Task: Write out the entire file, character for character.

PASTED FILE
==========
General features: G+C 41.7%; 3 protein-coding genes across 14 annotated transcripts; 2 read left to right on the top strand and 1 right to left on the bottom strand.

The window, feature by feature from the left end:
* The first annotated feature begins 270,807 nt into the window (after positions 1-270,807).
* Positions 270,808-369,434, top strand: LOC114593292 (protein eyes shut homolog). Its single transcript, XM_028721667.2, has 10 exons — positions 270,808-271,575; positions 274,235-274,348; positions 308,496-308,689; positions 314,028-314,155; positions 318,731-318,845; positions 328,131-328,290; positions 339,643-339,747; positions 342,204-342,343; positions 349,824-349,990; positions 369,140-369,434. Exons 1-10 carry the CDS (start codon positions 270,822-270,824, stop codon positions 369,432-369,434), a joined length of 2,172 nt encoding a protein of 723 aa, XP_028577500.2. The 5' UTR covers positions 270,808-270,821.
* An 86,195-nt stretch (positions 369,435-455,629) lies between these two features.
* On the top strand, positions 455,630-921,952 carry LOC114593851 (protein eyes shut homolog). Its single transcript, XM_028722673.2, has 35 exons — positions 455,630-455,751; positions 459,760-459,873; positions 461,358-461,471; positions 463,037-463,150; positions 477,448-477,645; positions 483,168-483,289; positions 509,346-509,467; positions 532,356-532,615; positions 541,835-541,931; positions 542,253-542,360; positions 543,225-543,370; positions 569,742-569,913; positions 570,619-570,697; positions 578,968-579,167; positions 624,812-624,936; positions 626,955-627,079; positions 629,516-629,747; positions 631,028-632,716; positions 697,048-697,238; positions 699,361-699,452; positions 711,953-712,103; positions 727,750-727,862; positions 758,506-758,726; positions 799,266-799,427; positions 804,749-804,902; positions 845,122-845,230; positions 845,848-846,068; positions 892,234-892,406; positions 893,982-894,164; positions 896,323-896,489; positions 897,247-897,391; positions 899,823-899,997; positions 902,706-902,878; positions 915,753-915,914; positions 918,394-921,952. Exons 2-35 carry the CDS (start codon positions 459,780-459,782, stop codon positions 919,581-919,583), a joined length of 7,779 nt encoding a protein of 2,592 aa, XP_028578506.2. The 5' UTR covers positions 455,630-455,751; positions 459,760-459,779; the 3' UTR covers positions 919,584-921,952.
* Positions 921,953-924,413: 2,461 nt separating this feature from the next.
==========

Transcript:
General features: G+C 41.7%; 3 protein-coding genes across 14 annotated transcripts; 2 read left to right on the top strand and 1 right to left on the bottom strand.

The window, feature by feature from the left end:
* The first annotated feature begins 270,807 nt into the window (after positions 1-270,807).
* Positions 270,808-369,434, top strand: LOC114593292 (protein eyes shut homolog). Its single transcript, XM_028721667.2, has 10 exons — positions 270,808-271,575; positions 274,235-274,348; positions 308,496-308,689; positions 314,028-314,155; positions 318,731-318,845; positions 328,131-328,290; positions 339,643-339,747; positions 342,204-342,343; positions 349,824-349,990; positions 369,140-369,434. Exons 1-10 carry the CDS (start codon positions 270,822-270,824, stop codon positions 369,432-369,434), a joined length of 2,172 nt encoding a protein of 723 aa, XP_028577500.2. The 5' UTR covers positions 270,808-270,821.
* An 86,195-nt stretch (positions 369,435-455,629) lies between these two features.
* On the top strand, positions 455,630-921,952 carry LOC114593851 (protein eyes shut homolog). Its single transcript, XM_028722673.2, has 35 exons — positions 455,630-455,751; positions 459,760-459,873; positions 461,358-461,471; positions 463,037-463,150; positions 477,448-477,645; positions 483,168-483,289; positions 509,346-509,467; positions 532,356-532,615; positions 541,835-541,931; positions 542,253-542,360; positions 543,225-543,370; positions 569,742-569,913; positions 570,619-570,697; positions 578,968-579,167; positions 624,812-624,936; positions 626,955-627,079; positions 629,516-629,747; positions 631,028-632,716; positions 697,048-697,238; positions 699,361-699,452; positions 711,953-712,103; positions 727,750-727,862; positions 758,506-758,726; positions 799,266-799,427; positions 804,749-804,902; positions 845,122-845,230; positions 845,848-846,068; positions 892,234-892,406; positions 893,982-894,164; positions 896,323-896,489; positions 897,247-897,391; positions 899,823-899,997; positions 902,706-902,878; positions 915,753-915,914; positions 918,394-921,952. Exons 2-35 carry the CDS (start codon positions 459,780-459,782, stop codon positions 919,581-919,583), a joined length of 7,779 nt encoding a protein of 2,592 aa, XP_028578506.2. The 5' UTR covers positions 455,630-455,751; positions 459,760-459,779; the 3' UTR covers positions 919,584-921,952.
* Positions 921,953-924,413: 2,461 nt separating this feature from the next.